OKLAHOMA CITY – On Monday, people across the country honored Martin Luther King, Jr., remembering his legacy and movement that made some of the most progressive changes in centuries.
While many eyes were on him during the Civil Rights movement, a group of children were fighting for change right here in Oklahoma and now their story is coming to the surface more than 50 years later, through film.
It was August 19, 1958 when a group of children in Oklahoma City walked into Katz Drugstore, sat down at the lunch counter and asked for service.
“All for dignity and pride and a chance, desire, an innate desire to be free,” said Marilyn Luper Hildreth.
One of the children was Clara Luper’s daughter, Marilyn.
Clara Luper was a civil rights icon in our state. Her daughter was just 8-years-old at the time.
“When the 13 young people sat down here in the state of Oklahoma, young people from all over the United States started standing up and sit-ins spread like wildfire throughout this entire nation,” said Marilyn Luper-Hildreth.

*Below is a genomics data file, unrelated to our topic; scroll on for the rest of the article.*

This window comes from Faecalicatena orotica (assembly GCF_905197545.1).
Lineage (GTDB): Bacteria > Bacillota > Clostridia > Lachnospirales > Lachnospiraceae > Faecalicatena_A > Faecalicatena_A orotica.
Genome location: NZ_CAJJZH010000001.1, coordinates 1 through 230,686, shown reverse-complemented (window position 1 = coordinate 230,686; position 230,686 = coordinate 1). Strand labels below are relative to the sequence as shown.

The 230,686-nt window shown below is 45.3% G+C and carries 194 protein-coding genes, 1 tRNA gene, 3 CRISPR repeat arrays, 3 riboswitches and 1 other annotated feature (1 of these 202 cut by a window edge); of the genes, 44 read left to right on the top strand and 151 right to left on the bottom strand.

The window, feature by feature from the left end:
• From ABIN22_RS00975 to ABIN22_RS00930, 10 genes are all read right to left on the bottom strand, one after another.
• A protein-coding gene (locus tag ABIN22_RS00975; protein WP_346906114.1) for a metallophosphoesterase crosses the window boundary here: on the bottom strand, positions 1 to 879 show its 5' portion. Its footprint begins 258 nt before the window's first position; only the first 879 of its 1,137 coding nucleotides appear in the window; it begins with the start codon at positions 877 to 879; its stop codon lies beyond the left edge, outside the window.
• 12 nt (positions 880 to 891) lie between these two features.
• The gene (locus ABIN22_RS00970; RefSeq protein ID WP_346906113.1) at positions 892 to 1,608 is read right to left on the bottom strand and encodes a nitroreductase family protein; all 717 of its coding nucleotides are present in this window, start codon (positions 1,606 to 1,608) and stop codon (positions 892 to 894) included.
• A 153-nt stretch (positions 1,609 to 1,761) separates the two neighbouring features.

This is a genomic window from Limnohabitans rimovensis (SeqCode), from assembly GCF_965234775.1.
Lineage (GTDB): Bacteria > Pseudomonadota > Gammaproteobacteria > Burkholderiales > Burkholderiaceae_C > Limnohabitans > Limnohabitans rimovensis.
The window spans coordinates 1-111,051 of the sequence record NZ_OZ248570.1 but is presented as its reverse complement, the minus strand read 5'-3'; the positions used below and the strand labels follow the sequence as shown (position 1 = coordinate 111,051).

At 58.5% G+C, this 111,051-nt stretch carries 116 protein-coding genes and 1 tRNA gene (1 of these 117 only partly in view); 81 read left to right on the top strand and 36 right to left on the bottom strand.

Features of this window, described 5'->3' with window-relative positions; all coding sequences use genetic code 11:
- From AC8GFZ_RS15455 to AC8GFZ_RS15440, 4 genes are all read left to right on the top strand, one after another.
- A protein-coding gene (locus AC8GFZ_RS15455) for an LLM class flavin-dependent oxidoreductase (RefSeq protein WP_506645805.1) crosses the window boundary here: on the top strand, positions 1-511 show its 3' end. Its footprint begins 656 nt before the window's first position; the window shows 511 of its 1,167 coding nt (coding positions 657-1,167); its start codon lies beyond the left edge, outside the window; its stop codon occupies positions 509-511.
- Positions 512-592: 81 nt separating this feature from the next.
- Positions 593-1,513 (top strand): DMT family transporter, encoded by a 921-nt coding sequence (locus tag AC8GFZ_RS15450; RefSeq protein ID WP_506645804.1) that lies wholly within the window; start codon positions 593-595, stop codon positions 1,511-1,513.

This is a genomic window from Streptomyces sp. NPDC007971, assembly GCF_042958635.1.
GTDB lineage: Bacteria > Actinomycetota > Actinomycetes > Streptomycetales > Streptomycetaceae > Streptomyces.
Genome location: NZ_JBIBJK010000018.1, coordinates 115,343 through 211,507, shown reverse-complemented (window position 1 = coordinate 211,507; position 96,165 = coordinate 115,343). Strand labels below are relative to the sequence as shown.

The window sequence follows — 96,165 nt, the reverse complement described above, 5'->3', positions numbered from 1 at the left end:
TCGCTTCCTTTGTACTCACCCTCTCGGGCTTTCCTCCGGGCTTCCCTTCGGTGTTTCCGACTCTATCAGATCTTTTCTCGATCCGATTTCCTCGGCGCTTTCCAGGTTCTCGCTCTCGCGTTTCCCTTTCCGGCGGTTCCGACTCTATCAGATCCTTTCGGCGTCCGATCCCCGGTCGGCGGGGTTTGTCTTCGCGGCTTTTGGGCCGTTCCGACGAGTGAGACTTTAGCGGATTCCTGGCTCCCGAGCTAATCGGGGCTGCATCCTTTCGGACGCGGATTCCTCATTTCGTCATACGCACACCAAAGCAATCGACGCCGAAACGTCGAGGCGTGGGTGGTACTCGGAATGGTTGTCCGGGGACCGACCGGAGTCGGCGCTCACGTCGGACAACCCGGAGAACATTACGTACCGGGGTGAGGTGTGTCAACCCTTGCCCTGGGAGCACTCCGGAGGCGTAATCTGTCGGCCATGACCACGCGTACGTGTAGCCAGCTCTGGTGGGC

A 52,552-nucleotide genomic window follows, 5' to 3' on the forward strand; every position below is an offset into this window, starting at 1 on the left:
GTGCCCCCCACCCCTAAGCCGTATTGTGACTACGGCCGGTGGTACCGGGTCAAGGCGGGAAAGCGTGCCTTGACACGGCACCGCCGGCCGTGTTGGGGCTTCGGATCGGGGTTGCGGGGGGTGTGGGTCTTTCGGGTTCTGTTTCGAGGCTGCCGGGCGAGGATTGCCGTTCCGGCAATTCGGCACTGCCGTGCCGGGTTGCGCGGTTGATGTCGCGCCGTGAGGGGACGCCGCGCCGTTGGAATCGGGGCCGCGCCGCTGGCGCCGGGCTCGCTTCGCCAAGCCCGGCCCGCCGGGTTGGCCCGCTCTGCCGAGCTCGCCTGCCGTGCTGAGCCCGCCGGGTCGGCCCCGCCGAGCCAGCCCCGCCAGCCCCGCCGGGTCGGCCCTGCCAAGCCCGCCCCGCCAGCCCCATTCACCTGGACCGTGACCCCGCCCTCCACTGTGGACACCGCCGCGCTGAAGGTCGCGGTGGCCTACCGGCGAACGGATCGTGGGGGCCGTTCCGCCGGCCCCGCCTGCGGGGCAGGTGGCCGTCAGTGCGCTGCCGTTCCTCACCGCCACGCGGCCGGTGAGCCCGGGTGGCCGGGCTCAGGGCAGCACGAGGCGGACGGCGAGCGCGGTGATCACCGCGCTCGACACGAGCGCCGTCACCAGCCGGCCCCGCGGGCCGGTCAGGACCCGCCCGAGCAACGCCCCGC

Now, a documentary directed by Oklahoman Julia Clifford called, “Children of the Civil Rights,” is reliving history. It catches up with those kids, who were inspired by Martin Luther King, Jr., 50 years later.
“There are so many ways to make change nonviolently and today more than ever, we need that message,” said Clifford.
“I’m not better than anybody but just as good as anybody,” said Ayanna Najuma.
Ayanna Najuma was 7-years-old during the sit-ins.
She said no matter what age, anyone can make a difference.
“What I want people to know is in spite of the fact we’re in 2016 and have all of these challenges impacting society, that your voice is important and the things you do in your community to make a difference are important,” said Najuma.
“I feel good on the inside because I know that I was part of history that helped start changing the course of American history,” said Luper-Hildreth.
There will be a showing of “Children of the Civil Rights” documentary on March 19th at the Museum of Art Film Theater.